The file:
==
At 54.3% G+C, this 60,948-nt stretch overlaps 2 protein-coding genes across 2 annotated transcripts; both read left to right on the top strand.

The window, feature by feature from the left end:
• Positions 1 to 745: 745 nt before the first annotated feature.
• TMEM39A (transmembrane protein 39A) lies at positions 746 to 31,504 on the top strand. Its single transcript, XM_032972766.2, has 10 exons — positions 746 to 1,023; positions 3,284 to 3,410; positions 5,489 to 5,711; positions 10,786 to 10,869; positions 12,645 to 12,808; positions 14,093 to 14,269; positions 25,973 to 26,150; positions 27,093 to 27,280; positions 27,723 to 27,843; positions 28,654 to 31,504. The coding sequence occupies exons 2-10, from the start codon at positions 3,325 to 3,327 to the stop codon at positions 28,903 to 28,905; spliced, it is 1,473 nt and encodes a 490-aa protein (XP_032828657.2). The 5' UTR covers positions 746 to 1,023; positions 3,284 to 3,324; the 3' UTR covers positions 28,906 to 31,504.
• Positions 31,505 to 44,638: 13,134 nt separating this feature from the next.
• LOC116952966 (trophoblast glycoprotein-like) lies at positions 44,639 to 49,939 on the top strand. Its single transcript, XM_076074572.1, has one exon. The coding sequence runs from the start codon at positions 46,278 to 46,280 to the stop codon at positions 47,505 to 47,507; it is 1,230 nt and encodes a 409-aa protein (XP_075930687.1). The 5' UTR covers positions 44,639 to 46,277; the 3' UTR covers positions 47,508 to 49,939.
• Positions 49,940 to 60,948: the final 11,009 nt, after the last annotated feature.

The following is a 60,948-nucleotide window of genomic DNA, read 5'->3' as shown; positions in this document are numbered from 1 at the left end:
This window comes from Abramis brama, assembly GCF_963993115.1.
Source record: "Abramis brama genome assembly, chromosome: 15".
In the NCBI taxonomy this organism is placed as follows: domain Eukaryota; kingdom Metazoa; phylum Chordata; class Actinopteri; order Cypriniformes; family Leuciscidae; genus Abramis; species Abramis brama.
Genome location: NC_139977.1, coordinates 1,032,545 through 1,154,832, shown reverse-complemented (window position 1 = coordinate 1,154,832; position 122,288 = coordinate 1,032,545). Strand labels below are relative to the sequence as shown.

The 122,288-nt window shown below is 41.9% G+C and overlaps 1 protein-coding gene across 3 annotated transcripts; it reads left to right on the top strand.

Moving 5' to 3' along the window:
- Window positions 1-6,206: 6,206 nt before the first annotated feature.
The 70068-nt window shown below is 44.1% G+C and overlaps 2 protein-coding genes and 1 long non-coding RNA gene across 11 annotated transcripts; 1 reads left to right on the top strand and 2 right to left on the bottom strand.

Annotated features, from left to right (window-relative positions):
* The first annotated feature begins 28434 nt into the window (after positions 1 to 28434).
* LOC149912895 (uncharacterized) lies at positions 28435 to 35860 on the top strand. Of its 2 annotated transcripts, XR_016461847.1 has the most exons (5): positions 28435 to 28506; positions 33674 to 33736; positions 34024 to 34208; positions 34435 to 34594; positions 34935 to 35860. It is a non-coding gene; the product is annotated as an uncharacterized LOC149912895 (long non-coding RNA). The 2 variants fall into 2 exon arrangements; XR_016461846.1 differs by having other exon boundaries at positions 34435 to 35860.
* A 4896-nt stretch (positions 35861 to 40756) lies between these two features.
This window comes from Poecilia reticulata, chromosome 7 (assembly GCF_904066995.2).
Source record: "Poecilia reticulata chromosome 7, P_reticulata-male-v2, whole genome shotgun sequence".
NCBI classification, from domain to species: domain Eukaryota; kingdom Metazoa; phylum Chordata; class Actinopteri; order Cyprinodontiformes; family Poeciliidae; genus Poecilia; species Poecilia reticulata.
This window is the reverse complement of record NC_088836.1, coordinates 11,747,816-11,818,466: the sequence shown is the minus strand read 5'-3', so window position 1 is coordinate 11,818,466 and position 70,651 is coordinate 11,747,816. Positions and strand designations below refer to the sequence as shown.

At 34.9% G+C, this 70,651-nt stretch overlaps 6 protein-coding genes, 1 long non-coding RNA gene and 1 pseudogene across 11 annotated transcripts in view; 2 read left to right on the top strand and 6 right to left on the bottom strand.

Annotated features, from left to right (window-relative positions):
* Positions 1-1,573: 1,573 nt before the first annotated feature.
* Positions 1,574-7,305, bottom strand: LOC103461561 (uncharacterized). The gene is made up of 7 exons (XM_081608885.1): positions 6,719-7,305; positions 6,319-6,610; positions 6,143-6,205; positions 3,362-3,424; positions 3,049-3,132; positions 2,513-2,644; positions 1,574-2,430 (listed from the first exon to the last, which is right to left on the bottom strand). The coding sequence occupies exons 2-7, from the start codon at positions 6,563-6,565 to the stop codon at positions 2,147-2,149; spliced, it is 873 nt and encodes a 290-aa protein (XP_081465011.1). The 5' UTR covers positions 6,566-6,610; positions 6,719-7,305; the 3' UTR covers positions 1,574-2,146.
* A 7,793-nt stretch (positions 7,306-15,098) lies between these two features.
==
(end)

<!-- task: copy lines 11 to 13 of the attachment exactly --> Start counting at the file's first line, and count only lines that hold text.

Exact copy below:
In the NCBI taxonomy this organism is placed as follows: domain Eukaryota; kingdom Metazoa; phylum Chordata; class Actinopteri; order Cypriniformes; family Leuciscidae; genus Abramis; species Abramis brama.
Genome location: NC_139977.1, coordinates 1,032,545 through 1,154,832, shown reverse-complemented (window position 1 = coordinate 1,154,832; position 122,288 = coordinate 1,032,545). Strand labels below are relative to the sequence as shown.

The 122,288-nt window shown below is 41.9% G+C and overlaps 1 protein-coding gene across 3 annotated transcripts; it reads left to right on the top strand.